The American Gastroenterological Association and the American College of Gastroenterology recommend regular healthcare follow-up with a physician and dietitian for those with celiac disease. This care is seen as critical in providing patients with accurate information about the gluten-free diet, which is currently the only treatment for celiac disease, and improving adherence to it. Managing Celiac Disease Involves:

  • Lifelong adherence to the gluten-free diet
  • A team approach with skilled physicians and dietitian
  • Education about celiac disease and the gluten-free diet
  • Identifying credible support and advocacy groups
  • Potentially discussing the need for a psychologist who can help with acceptance and coping
  • Educating relatives, including asking for their support and for them to be tested
  • Regular follow-up care and testing

Pediatric celiac disease management should also focus on monitoring the child’s growth, discussing the need for a 504 plan at the child’s school, and age-specific support groups and/or summer camps.

Learn more about celiac disease management and monitoring.

Future Celiac Disease Treatments

While the gluten-free diet has proven to be an effective treatment for many with celiac disease, there are many challenges in adopting and maintaining a gluten-free diet that can impact a person’s quality of life and long-term health outcomes. Additionally, 30 percent of those with celiac disease are not healing on the gluten-free diet alone. Patients, doctors and researchers agree that there is a great need for alternative treatments that could replace or supplement the gluten-free diet.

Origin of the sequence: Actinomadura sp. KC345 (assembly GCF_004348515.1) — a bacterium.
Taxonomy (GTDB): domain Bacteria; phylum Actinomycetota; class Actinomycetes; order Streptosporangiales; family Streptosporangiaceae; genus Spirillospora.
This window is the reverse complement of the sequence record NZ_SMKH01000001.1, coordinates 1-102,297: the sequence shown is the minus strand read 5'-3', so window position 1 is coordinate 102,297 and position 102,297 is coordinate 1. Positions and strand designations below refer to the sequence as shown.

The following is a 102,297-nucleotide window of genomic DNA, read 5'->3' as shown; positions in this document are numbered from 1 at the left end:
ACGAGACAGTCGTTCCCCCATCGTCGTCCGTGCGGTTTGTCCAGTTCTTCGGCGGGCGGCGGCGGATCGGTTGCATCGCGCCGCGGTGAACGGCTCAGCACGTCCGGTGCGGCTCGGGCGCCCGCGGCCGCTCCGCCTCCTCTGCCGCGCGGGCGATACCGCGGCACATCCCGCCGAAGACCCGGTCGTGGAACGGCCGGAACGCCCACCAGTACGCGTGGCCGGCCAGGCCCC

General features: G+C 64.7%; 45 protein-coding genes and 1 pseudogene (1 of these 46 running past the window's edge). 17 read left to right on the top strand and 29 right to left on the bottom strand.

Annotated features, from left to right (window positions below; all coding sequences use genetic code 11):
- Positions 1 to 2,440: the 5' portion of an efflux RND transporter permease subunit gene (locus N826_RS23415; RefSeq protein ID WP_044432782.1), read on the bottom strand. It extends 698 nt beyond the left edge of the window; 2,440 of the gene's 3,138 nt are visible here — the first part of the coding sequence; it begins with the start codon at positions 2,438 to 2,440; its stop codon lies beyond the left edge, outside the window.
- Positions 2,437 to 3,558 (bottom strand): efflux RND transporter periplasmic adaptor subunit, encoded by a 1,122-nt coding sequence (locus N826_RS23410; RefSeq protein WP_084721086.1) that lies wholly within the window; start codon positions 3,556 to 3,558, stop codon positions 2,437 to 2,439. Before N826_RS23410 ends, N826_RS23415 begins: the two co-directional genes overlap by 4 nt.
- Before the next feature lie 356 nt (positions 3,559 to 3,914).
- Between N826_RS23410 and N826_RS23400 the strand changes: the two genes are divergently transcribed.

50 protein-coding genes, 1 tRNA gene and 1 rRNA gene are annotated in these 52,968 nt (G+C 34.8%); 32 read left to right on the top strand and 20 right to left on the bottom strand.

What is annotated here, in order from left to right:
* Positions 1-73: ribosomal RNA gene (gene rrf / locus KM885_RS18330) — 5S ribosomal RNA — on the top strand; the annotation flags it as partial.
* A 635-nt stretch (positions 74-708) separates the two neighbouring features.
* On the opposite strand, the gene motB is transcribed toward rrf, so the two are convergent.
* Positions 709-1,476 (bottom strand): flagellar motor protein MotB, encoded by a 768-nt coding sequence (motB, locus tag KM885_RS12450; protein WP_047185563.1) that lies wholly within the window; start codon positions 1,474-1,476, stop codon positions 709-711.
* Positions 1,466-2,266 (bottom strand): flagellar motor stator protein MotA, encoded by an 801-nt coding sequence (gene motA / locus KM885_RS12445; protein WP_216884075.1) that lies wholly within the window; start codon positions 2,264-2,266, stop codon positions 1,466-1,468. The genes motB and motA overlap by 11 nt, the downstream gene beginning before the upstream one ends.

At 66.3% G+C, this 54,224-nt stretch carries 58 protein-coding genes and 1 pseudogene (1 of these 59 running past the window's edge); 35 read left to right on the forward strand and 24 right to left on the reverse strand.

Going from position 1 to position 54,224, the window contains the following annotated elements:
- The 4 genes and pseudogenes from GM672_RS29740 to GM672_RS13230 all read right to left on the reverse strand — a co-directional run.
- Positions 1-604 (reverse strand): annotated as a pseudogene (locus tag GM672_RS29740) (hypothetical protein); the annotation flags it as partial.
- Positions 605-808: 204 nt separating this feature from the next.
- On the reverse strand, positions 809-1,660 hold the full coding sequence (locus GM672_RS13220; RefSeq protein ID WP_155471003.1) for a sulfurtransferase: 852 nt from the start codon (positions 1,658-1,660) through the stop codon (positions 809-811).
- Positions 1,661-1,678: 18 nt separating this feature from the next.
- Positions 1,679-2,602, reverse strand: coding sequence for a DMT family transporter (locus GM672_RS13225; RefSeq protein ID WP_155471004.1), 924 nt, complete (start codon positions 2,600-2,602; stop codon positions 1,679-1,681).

Potential treatments for celiac disease are being designed to interrupt different steps in the disease process. Learn more about potential treatments:

  • Drug Development Pipeline
    Find the latest information about celiac disease drugs being studied, how they would work and how far they are in the clinical trial process with our drug pipeline.
    • Gut Reaction
      Watch our video, Gut Reaction: How Celiac Disease Is Triggered and How It Might Be Treated, which explains in detail how celiac disease works and how scientists are approaching ways to treat it. Find out everything you need to know about how gluten damages the intestines of those with celiac disease. Follow the path it takes in your body and see a demonstration of how potential treatments could work.

    Dermatitis Herpetiformis Treatments

    Dermatitis herpetiformis (DH) is the severe skin rash associated with celiac disease. Its symptoms are extremely itchy and blistering skin. Sometimes referred to as gluten rash or celiac rash, DH is a chronic condition that is considered to be the skin form of celiac disease.

    Dermatitis herpetiformis treatment consists of a lifelong gluten-free diet, just like celiac disease. The skin’s response to the gluten-free diet is much slower compared to the healing of the intestines with celiac disease. It may take about six months to achieve some improvement in the skin condition and up to two years or more to get total control through the gluten-free diet alone.

    Rash symptoms can be controlled with medications, such as Dapsone. In general, itching and new lesions will begin to subside within 48-72 hours of starting Dapsone. However, this medication does not treat the intestinal condition, meaning that people with DH should also maintain a strict lifelong gluten-free diet.

    Learn more about Dermatitis Herpetiformis.

    Think you may have celiac disease?

    Symptoms Checklist